Your international correspondent was on an extended vineyard tour in the sunny south when the call came through to write the blog for the Monthly Book Group. An honour, of course. The book, “I am Pilgrim”, they felt, would suit me…
And so to shivering Edinburgh, and a meeting timed to let members go on to watch France v Germany. The Crete-bronzed host admitted the choice of this blockbuster , which had been recommended by his sister, was not his normal style of book or of writing. But he had found the 2013 novel spellbinding.
It rattled along with great rhythm. Its settings tied in with the contemporary world and contemporary problems. It was difficult to write such a long novel and maintain interest, and the author’s screenwriting experience must have helped. The author managed to wrap a murder mystery and an attack on America into one more or less seamless whole.
The host liked the hero, Pilgrim, who was Mr Superman and very professional, but also very human. The other characters were a bit “filmish”, and larger than life.
The book was well received by the Group. Despite weighing in at a massive 912 pages in one of the paperback editions (and thereby claiming the Monthly Book Group record) most had read it pretty quickly, such was its page-turning quality. It had something of the addictive quality of “The Girl with the Dragon Tattoo”. It was a great read, but not profound, nor meant to be.
The book had an American tinge, with American language and a colourful way of promoting people and ideas. The book’s forensic approach to detail was fascinating, if not always believable.
The plot structure consisted of two loosely related plots (so loosely connected, yours truly must have missed the connection while changing bottles of Tesco’s “Full Red”). Unusually, the sub-plot came first, in the fashion of “Psycho”, but this lent some complexity and texture to the novel.
The contemporary material about Muslim fundamentalist terrorism attracted much interest, and gave the book a degree of relevance not common in thrillers. One in our midst was particularly seized by the suggestion that an artificially constructed virus could be used for bio-terrorism. Some research had shown that such a synthetic virus had first been made in 2002. But cutting out eyes to defeat an iris scanner was more fanciful (and not original).
The wide geographical scope of the novel, ranging from west to east and back again, gave depth, and vicarious tourism interest, to the book.
Particularly compelling was the wide range of arcane knowledge that Pilgrim shared with us. Secrets about how to commit the perfect murder, how to detect such a murderer, about how the security services eavesdropped on us, about how to break into hotel safes (“I’ll never use one again!), about how to pilot your synthetic virus, about the sexual effects of different drugs, about how to eliminate your past…. Not to mention how to save the world.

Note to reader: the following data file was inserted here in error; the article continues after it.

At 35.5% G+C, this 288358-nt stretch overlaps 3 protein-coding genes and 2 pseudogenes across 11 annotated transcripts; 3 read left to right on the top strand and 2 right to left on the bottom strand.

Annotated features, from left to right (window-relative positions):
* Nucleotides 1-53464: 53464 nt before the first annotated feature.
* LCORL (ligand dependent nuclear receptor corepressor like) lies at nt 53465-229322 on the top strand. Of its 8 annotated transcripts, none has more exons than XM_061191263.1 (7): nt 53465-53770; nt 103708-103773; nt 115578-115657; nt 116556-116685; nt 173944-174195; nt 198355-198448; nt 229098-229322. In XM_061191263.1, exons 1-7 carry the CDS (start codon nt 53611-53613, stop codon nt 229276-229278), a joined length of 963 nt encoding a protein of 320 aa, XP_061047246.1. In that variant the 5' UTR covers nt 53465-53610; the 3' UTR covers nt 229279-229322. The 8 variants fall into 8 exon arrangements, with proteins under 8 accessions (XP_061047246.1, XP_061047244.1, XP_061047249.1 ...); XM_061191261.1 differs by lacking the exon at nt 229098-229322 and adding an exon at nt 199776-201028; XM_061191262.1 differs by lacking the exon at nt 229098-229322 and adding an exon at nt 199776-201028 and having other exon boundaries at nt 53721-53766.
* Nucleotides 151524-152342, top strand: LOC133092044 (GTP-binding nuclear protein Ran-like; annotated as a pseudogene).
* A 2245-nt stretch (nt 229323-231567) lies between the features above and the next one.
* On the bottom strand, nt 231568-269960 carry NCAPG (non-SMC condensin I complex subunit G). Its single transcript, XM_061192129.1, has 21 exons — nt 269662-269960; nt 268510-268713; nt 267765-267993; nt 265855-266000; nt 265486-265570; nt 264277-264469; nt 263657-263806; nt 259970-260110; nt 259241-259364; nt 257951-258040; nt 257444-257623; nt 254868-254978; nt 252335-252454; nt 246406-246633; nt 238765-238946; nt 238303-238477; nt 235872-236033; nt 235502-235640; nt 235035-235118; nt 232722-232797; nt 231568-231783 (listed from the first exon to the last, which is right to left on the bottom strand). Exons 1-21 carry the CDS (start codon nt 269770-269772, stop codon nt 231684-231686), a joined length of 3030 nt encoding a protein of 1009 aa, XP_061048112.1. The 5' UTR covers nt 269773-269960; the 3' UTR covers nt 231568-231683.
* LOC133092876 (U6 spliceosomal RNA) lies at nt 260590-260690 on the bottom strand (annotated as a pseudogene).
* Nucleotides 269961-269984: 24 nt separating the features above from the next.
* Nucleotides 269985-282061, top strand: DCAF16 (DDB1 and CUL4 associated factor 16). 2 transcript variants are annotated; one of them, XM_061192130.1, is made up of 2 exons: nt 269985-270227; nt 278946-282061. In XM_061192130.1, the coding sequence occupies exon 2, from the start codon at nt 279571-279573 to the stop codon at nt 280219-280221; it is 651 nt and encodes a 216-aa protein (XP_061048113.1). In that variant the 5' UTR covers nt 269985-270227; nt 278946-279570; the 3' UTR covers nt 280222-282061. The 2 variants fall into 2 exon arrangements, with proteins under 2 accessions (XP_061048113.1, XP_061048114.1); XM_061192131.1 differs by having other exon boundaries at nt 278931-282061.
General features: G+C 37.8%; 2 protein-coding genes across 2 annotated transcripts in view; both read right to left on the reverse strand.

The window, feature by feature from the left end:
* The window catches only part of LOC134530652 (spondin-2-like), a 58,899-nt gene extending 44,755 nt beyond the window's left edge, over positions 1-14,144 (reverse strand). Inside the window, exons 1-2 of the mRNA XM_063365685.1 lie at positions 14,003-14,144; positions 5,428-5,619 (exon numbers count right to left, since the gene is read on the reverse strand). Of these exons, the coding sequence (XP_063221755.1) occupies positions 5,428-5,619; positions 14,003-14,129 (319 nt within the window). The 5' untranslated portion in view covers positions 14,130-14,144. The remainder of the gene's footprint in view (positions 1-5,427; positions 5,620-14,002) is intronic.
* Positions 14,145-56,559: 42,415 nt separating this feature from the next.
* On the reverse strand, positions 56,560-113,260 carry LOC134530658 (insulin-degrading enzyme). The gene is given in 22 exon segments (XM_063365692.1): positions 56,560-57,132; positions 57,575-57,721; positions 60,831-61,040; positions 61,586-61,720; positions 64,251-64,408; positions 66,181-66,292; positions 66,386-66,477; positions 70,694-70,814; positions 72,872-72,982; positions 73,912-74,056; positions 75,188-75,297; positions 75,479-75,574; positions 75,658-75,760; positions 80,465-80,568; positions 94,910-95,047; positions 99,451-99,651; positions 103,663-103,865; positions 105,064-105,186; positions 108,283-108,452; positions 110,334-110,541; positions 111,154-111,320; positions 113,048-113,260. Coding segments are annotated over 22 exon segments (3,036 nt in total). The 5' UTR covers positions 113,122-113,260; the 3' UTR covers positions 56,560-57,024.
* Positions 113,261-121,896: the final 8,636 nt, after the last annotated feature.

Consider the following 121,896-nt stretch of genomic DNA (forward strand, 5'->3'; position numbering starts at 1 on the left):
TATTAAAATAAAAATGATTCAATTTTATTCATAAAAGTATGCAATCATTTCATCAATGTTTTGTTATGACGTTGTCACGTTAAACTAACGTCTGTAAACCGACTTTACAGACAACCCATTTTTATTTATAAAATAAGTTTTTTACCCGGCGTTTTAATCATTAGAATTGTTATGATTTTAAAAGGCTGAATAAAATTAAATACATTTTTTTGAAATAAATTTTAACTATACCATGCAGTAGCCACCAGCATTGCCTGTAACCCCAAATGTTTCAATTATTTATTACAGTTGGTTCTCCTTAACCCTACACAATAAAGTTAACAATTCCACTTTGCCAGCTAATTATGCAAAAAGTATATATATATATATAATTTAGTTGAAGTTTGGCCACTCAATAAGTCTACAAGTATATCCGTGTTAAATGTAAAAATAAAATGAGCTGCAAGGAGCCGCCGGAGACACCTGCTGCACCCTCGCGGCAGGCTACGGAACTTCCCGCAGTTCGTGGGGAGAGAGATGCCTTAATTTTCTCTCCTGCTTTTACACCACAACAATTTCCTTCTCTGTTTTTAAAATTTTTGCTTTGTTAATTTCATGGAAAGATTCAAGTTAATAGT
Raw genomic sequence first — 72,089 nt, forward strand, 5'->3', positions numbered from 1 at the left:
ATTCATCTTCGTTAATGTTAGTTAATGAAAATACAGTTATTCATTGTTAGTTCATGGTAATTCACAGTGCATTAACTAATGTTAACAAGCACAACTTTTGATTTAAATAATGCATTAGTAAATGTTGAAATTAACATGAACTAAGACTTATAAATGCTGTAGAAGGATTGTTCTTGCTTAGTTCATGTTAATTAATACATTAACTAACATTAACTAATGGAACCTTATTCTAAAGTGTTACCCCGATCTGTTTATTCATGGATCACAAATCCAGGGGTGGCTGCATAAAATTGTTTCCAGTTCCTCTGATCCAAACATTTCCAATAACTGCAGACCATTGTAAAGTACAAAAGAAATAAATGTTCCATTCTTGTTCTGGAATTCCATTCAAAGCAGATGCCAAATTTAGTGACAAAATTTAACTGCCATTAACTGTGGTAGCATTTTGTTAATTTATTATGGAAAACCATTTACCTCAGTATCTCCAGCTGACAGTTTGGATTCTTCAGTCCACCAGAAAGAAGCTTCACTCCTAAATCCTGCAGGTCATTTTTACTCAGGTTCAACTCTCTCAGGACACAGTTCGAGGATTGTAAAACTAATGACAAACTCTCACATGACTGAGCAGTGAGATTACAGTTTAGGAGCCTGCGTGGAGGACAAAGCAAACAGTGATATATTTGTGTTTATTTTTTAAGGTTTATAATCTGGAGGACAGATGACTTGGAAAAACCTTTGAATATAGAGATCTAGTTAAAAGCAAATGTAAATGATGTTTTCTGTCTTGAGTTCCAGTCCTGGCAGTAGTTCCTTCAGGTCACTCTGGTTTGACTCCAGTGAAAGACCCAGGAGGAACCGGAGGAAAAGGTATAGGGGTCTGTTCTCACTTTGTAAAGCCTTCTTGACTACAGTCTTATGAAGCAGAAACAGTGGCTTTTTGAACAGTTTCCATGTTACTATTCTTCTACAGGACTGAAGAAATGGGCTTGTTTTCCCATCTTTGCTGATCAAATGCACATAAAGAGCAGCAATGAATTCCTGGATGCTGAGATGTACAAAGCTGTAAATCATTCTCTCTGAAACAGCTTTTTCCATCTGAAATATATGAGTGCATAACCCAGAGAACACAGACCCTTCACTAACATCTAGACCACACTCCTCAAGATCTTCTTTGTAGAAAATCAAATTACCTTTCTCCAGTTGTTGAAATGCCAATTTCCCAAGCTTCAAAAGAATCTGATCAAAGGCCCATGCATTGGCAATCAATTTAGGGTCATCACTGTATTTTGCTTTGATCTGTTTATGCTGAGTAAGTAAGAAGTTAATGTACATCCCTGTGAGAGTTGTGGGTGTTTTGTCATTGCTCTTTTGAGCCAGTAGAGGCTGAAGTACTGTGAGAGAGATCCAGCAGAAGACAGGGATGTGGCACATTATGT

This gave a similar sense of pleasure to that of an Ian Fleming or a John Le Carré novel – that sense of being on the inside, in the know, understanding tradecraft. And our security expert confirmed that the security material was pretty accurate (although could the fundamentalist really have gained and abused his employment in a German chemical factory so easily?). And our scientific advisers even concluded us that it was plausible (ish) that a silhouette might have been captured on a mirror in the remarkable way suggested.
So – five stars all round? From most, but not from all.
One reader, who had amazingly managed to live a long life without either reading a James Bond book or seeing a James Bond film, cared neither for the blockbuster thriller genre nor for this example of it. 900 pages kept him busy but did not touch him. His emphatic put-down was that it amounted to nothing more than a very sophisticated Superman comic!
Another noted that reviews of the book split between five stars and one star without anything in between. Indeed in reading it he oscillated between five star judgements at the rekindling of his adolescent love of such books, and one star involuntary exclamations of “oh for f…’s sake!” at some contrived and implausible passage.
Others, when they stood back from the rush of the book, noted that Hayes (a journalist and screen-writer) was just a bit too obvious in constructing scenes that would help him sell the film-rights. And indeed MGM have duly bought the rights to film the book and envisage it as the start of a franchise.
Although English-born and spending much of his career in Australia, as well as in America, Hayes very visibly targets the American consumer. Thus there are various sentimental strands (including a jolly noble President); lots of lurid violence but not much sex; and as little alcohol as during Prohibition. Nevertheless, Hayes might shock many Americans with his vivid descriptions of the realities of water-boarding. And also shock with them with his forthright judgements on America’s ally Saudi Arabia. Hayes was remarkably judgemental about the different countries that Pilgrim travelled though.
So we then wandered down a few other avenues.
A small stylistic mannerism – of saying that the hero did “x” and would soon live to regret it– charmed some but irritated more. Picked up from Dan Brown?
Pilgrim was more an assassin than a spy. Was it only post Second World War that popular literature portrayed as admirable assassins (and other sundry paid killers such as hit-men and bounty hunters)?
And how trite was that “I am risen” ending?
But the footie was calling, and so we closed the file on Pilgrim.
It’s top notch if you are looking for a compelling contemporary thriller, and the perfect companion for a long journey.
And, if your name is Terry Hayes, the passport to immeasurable wealth.
I am Pilgrim? I am Jealous.